28. 28. In the dry season a) Rain  b) River  c) Dam  d) Well  e) Spring  f) Other  (please specify) ____________ In the wet season a) Rain  b) River  c) Dam  d) Well  e) Spring  f) Other  (please specify) ____________ 3. How do you receive water at your home? a) Go to the source and fetch it from Spring  or River  b) Pipes c) Water is piped into an outdoor holding tank d) Rain 4. Other than cooking, bathing, washing and flushing toilets, what do you use your water for? ______________________________________________ 5. Do you keep any animals? Yes  No  If “Yes”, then answer the following: e) Pigs If Yes, how many? ________ b) Cattle If Yes, how many? ________ c) Sheep If Yes, how many? ________ d) Goats If Yes, how many? ________ e) Do chickens live/roam near your home? Yes  No  If Yes, how many ________ f) Do you use water for gardening? Yes  No  If Yes, what is the size of the garden plot? _________ g) Do you have pets? Yes  No  Dogs, how many? _______ Cats, how many? ________ 28
  29. 29. h) Other and how many(Please specify) _________ 6. How is sewage waste (from toilet or latrine) from your home treated? a) Pit latrine b) Septic tank c) Soakaway d) Septic tank and soakaway e) Not treated f) Don’t know 7. If septic tank, then how long has it been in use? _____________ Don’t Know  Has it ever been pumped out? Yes  No  Don’t Know  If Yes, how often is it pumped out? ____________ If No, why hasn’t it been pumped out? _______________________________________________________________ _______________________________________________________________ 8. Is there space available in your yard for a septic tank AND soakaway? Yes  No  Don’t Know  9. How is other wastewater (bathing, laundry, kitchen, etc.?) treated? a) Pit latrine b) Septic tank c) Soakage pit/cesspit d) Roadside canal e) Don’t Know f) Other (Please specify) ______________ 10. Do you or anyone else in this household keep vehicle/s on property? Yes  How many? ______ No  If Yes, where is/are the vehicle/s washed? ____________ How often? ______________ 11. Do you believe that sewage/waste water disposal in this area is carried out properly and safe for human health? Yes  No  Don’t Know  29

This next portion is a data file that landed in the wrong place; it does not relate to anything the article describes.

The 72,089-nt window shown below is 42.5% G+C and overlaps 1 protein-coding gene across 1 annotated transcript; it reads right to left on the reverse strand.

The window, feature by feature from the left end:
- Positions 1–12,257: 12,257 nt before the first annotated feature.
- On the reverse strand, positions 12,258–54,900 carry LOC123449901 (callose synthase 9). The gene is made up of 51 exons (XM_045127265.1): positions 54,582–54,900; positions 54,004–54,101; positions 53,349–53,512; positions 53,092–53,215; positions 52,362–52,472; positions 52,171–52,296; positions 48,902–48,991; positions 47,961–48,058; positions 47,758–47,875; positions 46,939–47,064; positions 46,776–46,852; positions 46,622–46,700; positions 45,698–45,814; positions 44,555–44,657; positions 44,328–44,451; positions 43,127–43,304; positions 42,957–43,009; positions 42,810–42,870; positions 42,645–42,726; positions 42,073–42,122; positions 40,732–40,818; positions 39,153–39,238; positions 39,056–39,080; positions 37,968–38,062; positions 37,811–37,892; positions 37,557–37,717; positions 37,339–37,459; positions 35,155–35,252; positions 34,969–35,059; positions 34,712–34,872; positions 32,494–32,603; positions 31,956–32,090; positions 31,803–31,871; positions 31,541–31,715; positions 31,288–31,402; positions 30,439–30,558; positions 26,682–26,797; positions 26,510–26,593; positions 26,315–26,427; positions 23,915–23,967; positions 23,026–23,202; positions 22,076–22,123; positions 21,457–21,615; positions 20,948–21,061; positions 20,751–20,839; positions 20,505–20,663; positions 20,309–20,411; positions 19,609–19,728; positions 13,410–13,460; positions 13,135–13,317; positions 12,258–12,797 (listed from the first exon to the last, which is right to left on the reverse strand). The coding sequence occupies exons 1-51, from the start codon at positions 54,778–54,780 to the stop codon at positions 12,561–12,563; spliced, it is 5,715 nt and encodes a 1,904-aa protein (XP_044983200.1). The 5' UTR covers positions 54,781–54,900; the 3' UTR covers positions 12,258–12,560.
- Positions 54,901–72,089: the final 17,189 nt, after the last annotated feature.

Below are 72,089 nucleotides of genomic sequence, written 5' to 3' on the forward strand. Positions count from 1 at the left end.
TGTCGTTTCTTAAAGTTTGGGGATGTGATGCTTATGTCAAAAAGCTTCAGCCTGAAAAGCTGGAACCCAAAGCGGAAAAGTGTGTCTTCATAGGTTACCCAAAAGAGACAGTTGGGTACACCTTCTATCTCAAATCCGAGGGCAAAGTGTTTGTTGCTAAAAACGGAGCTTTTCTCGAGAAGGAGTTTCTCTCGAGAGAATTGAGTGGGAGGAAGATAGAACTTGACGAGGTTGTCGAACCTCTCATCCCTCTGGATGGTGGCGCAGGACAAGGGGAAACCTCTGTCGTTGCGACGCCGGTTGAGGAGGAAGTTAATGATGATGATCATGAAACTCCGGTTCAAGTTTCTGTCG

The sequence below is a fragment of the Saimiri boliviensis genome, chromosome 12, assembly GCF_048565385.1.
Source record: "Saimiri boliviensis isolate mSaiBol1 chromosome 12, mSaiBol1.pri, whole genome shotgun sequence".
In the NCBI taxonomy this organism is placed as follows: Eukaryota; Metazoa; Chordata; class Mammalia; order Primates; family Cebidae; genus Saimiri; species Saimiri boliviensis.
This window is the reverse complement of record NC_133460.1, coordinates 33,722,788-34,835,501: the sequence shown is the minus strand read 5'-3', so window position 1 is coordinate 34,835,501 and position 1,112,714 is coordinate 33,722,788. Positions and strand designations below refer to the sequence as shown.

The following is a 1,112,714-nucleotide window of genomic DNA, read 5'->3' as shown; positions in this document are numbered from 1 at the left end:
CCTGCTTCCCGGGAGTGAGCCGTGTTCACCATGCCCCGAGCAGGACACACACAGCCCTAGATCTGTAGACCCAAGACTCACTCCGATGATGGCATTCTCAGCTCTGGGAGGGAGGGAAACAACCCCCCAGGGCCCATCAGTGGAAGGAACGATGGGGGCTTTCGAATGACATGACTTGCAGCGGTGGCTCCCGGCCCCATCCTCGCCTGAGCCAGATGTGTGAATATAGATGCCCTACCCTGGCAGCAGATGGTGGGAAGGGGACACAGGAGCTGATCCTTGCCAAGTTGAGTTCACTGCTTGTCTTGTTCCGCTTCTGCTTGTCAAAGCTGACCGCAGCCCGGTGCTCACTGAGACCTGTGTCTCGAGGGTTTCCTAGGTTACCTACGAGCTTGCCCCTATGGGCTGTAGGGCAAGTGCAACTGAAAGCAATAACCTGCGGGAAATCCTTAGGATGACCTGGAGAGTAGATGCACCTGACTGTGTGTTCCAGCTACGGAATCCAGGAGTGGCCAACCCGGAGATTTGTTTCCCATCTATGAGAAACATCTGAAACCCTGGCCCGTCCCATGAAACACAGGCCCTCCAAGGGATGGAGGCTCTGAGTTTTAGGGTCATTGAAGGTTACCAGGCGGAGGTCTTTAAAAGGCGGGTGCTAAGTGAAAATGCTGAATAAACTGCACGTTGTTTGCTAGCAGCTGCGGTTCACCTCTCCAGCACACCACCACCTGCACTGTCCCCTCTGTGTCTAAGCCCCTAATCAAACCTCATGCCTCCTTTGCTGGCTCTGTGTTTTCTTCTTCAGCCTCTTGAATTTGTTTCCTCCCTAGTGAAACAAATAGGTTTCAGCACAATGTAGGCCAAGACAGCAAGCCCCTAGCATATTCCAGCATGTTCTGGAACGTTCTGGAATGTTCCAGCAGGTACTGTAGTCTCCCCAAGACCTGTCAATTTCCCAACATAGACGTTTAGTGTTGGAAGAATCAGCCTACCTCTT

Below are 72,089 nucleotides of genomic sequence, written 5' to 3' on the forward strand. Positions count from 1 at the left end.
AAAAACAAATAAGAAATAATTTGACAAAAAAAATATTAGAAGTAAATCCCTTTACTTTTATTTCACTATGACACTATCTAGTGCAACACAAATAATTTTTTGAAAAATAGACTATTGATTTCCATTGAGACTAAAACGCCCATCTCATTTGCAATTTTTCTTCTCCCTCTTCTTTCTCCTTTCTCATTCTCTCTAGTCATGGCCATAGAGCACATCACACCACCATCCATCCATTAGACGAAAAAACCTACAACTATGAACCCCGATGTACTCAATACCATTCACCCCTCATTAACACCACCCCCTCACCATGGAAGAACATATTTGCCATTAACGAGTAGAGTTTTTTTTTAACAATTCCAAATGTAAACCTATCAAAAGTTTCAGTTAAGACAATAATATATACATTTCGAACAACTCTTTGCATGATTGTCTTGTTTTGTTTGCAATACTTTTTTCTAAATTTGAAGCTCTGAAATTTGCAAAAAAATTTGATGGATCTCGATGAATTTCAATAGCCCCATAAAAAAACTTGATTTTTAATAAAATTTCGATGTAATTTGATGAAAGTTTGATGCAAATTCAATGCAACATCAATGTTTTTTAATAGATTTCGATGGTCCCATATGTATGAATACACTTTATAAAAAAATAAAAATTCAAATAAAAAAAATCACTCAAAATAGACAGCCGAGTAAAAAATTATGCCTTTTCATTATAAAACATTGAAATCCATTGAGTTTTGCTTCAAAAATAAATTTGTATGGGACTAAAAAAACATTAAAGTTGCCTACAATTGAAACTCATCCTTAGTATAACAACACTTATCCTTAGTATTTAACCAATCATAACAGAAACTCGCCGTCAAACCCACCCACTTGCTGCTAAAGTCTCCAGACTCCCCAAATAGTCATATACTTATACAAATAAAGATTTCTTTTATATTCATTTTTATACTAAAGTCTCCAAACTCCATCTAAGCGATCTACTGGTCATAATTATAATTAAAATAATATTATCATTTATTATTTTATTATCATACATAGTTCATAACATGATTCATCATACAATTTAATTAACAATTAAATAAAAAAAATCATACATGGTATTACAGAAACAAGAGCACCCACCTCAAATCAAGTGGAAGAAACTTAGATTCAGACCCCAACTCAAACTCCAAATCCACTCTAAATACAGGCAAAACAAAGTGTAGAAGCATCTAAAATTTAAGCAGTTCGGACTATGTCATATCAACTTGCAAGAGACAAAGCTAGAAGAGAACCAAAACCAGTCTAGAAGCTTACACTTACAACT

30. 30. 12. If No, what do you think would help to improve sewage/waste water disposal in this area? _______________________________________________________________ _______________________________________________________________ 13. How is the garbage from your household disposed of? a) Burning  b) Composting  c) Burying  d) Garbage truck collection  14. Does your garbage that is put out for collection contain disposable diapers? Yes  No  Finally, we would like to ask you a few questions about your income and education. Although you may choose not to answer them, they would be helpful in deciding what solutions would be most suitable to improve sewage treatment and disposal in your village. 15. What was the last school you attended, including any trade school or university? a) Primary  b) Secondary  c) University/College  16. What is your household’s monthly income level? Under $3000 per month  Above $3000 per month  Thank you for taking the time to assist with this project. 30
  31. 31. Appendix 2 Terms of Reference 31
  32. 32. 32
  33. 33. Appendix 3 MAP DATA 33
  34. 34. 34